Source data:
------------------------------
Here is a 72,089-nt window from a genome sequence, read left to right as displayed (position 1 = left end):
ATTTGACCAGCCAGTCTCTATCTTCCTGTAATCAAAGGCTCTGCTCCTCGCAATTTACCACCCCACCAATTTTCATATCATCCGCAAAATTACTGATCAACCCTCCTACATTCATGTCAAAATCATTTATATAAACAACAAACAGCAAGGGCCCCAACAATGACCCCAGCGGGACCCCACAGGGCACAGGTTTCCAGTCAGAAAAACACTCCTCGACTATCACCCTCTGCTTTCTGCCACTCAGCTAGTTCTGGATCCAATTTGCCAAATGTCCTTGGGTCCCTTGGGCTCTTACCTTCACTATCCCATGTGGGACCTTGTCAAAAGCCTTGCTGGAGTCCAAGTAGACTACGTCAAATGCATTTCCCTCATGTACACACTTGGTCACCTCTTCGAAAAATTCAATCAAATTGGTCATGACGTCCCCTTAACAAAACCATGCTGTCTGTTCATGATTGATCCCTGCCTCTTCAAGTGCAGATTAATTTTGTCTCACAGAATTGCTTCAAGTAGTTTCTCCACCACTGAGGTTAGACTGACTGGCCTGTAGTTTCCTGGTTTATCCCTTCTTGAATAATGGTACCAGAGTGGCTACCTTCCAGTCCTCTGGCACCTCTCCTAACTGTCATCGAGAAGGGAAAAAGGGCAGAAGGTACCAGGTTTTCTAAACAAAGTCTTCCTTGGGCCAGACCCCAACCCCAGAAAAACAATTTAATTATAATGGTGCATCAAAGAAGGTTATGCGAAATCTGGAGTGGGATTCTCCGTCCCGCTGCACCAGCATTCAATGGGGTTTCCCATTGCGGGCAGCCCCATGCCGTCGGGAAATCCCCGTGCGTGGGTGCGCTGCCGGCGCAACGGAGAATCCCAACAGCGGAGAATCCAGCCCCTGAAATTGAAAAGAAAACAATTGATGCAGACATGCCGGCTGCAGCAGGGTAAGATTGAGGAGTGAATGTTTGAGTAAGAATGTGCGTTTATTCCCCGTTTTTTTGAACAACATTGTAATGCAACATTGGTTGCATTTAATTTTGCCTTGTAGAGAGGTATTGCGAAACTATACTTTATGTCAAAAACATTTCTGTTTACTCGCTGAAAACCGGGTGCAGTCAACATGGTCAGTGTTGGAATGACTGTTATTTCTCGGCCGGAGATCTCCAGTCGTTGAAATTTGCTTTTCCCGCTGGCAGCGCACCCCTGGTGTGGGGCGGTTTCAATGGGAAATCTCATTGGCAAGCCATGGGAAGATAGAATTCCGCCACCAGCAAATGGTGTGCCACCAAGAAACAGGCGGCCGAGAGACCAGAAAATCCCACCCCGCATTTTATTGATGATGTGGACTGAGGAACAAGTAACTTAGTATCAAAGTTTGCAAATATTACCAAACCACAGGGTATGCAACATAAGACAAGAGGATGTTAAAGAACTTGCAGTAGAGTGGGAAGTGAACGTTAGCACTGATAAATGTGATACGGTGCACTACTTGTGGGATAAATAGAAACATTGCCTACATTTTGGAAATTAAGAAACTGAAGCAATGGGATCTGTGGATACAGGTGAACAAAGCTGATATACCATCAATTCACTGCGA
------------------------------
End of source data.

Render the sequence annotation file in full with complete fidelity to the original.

Here is a 72,089-nt window from a genome sequence, read left to right as displayed (position 1 = left end):
ATTTGACCAGCCAGTCTCTATCTTCCTGTAATCAAAGGCTCTGCTCCTCGCAATTTACCACCCCACCAATTTTCATATCATCCGCAAAATTACTGATCAACCCTCCTACATTCATGTCAAAATCATTTATATAAACAACAAACAGCAAGGGCCCCAACAATGACCCCAGCGGGACCCCACAGGGCACAGGTTTCCAGTCAGAAAAACACTCCTCGACTATCACCCTCTGCTTTCTGCCACTCAGCTAGTTCTGGATCCAATTTGCCAAATGTCCTTGGGTCCCTTGGGCTCTTACCTTCACTATCCCATGTGGGACCTTGTCAAAAGCCTTGCTGGAGTCCAAGTAGACTACGTCAAATGCATTTCCCTCATGTACACACTTGGTCACCTCTTCGAAAAATTCAATCAAATTGGTCATGACGTCCCCTTAACAAAACCATGCTGTCTGTTCATGATTGATCCCTGCCTCTTCAAGTGCAGATTAATTTTGTCTCACAGAATTGCTTCAAGTAGTTTCTCCACCACTGAGGTTAGACTGACTGGCCTGTAGTTTCCTGGTTTATCCCTTCTTGAATAATGGTACCAGAGTGGCTACCTTCCAGTCCTCTGGCACCTCTCCTAACTGTCATCGAGAAGGGAAAAAGGGCAGAAGGTACCAGGTTTTCTAAACAAAGTCTTCCTTGGGCCAGACCCCAACCCCAGAAAAACAATTTAATTATAATGGTGCATCAAAGAAGGTTATGCGAAATCTGGAGTGGGATTCTCCGTCCCGCTGCACCAGCATTCAATGGGGTTTCCCATTGCGGGCAGCCCCATGCCGTCGGGAAATCCCCGTGCGTGGGTGCGCTGCCGGCGCAACGGAGAATCCCAACAGCGGAGAATCCAGCCCCTGAAATTGAAAAGAAAACAATTGATGCAGACATGCCGGCTGCAGCAGGGTAAGATTGAGGAGTGAATGTTTGAGTAAGAATGTGCGTTTATTCCCCGTTTTTTTGAACAACATTGTAATGCAACATTGGTTGCATTTAATTTTGCCTTGTAGAGAGGTATTGCGAAACTATACTTTATGTCAAAAACATTTCTGTTTACTCGCTGAAAACCGGGTGCAGTCAACATGGTCAGTGTTGGAATGACTGTTATTTCTCGGCCGGAGATCTCCAGTCGTTGAAATTTGCTTTTCCCGCTGGCAGCGCACCCCTGGTGTGGGGCGGTTTCAATGGGAAATCTCATTGGCAAGCCATGGGAAGATAGAATTCCGCCACCAGCAAATGGTGTGCCACCAAGAAACAGGCGGCCGAGAGACCAGAAAATCCCACCCCGCATTTTATTGATGATGTGGACTGAGGAACAAGTAACTTAGTATCAAAGTTTGCAAATATTACCAAACCACAGGGTATGCAACATAAGACAAGAGGATGTTAAAGAACTTGCAGTAGAGTGGGAAGTGAACGTTAGCACTGATAAATGTGATACGGTGCACTACTTGTGGGATAAATAGAAACATTGCCTACATTTTGGAAATTAAGAAACTGAAGCAATGGGATCTGTGGATACAGGTGAACAAAGCTGATATACCATCAATTCACTGCGA